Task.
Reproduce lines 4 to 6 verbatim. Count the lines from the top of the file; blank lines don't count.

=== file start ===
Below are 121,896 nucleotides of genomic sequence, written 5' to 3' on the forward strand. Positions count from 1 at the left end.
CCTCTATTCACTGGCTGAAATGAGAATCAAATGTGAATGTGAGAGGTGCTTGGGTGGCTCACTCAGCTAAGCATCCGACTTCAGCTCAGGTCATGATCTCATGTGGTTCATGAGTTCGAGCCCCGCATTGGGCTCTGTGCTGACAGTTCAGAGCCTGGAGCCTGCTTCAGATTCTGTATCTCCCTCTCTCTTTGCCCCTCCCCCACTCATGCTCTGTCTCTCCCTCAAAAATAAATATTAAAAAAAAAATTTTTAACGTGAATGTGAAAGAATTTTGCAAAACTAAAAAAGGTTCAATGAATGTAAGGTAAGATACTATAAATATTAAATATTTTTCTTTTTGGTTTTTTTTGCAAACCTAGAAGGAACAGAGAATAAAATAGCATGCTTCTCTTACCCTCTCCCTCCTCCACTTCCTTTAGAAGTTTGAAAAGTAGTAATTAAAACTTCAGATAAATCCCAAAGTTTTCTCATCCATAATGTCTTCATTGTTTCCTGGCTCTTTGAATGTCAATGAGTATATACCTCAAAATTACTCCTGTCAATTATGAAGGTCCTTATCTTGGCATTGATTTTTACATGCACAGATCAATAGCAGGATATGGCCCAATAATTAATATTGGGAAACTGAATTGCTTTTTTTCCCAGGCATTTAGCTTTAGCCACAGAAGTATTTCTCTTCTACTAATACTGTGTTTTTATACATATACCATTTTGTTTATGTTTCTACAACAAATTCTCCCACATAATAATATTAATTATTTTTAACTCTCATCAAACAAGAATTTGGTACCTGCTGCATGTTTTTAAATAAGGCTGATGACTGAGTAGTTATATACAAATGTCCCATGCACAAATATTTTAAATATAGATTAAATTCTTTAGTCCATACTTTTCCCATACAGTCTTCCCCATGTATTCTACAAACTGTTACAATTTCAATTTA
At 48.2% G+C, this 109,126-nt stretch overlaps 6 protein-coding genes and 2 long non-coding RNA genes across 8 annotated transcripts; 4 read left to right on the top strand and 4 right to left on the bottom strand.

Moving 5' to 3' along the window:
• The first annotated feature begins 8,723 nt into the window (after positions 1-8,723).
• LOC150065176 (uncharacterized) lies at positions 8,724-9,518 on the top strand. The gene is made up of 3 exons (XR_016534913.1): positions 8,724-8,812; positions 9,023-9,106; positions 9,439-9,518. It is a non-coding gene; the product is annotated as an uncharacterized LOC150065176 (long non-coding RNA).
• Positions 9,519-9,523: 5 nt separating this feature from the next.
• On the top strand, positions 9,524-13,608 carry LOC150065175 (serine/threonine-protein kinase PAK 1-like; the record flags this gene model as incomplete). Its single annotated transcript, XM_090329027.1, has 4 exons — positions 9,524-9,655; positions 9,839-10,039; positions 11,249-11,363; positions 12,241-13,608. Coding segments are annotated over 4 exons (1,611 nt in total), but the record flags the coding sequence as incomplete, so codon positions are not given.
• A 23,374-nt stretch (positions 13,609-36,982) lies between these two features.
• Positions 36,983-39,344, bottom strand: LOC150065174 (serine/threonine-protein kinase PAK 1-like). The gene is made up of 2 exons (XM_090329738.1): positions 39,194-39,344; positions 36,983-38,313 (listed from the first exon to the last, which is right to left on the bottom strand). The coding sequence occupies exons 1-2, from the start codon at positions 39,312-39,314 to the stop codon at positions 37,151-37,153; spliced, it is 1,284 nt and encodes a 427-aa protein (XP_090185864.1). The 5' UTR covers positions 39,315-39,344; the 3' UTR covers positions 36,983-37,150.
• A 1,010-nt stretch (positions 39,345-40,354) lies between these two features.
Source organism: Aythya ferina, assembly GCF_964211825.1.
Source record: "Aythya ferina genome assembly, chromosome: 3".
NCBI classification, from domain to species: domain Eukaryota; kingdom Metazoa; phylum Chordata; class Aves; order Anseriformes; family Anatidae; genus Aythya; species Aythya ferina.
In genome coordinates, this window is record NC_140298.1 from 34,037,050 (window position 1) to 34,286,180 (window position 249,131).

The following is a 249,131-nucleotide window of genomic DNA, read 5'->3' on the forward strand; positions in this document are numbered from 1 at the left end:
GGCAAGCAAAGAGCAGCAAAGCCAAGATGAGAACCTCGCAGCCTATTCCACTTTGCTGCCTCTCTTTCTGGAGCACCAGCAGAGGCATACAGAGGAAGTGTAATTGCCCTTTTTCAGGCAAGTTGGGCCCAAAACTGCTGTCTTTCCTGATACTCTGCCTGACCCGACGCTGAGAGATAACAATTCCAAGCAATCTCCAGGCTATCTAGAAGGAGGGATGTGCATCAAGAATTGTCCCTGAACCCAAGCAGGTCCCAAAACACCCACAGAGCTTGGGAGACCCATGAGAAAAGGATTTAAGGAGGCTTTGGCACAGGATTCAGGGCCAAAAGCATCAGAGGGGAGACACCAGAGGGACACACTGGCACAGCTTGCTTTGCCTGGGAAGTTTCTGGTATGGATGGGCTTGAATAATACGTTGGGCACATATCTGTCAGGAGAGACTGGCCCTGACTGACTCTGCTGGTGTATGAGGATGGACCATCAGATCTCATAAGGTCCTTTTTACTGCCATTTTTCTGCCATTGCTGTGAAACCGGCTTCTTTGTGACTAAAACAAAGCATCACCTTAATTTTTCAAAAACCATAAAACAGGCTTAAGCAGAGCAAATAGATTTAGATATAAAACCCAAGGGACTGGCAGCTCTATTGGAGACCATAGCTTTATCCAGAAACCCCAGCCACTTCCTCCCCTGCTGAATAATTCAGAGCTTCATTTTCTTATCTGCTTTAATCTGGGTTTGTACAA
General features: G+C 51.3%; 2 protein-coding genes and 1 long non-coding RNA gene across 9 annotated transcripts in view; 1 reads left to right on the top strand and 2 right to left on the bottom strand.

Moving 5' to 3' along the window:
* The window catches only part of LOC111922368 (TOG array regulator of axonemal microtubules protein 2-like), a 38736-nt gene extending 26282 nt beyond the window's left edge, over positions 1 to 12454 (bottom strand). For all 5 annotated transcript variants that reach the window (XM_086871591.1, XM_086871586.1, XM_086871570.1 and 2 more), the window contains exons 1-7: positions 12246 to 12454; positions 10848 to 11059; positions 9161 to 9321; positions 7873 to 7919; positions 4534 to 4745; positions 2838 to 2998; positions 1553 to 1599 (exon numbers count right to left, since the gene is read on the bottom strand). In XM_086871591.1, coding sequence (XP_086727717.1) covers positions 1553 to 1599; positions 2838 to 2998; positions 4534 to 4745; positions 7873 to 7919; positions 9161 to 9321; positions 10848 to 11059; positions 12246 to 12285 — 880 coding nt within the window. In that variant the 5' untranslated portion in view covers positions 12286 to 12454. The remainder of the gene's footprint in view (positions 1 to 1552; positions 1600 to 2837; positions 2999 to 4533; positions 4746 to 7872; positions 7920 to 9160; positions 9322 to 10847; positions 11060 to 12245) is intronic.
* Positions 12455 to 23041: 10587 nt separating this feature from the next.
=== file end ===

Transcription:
Moving 5' to 3' along the window:
• The first annotated feature begins 8,723 nt into the window (after positions 1-8,723).
• LOC150065176 (uncharacterized) lies at positions 8,724-9,518 on the top strand. The gene is made up of 3 exons (XR_016534913.1): positions 8,724-8,812; positions 9,023-9,106; positions 9,439-9,518. It is a non-coding gene; the product is annotated as an uncharacterized LOC150065176 (long non-coding RNA).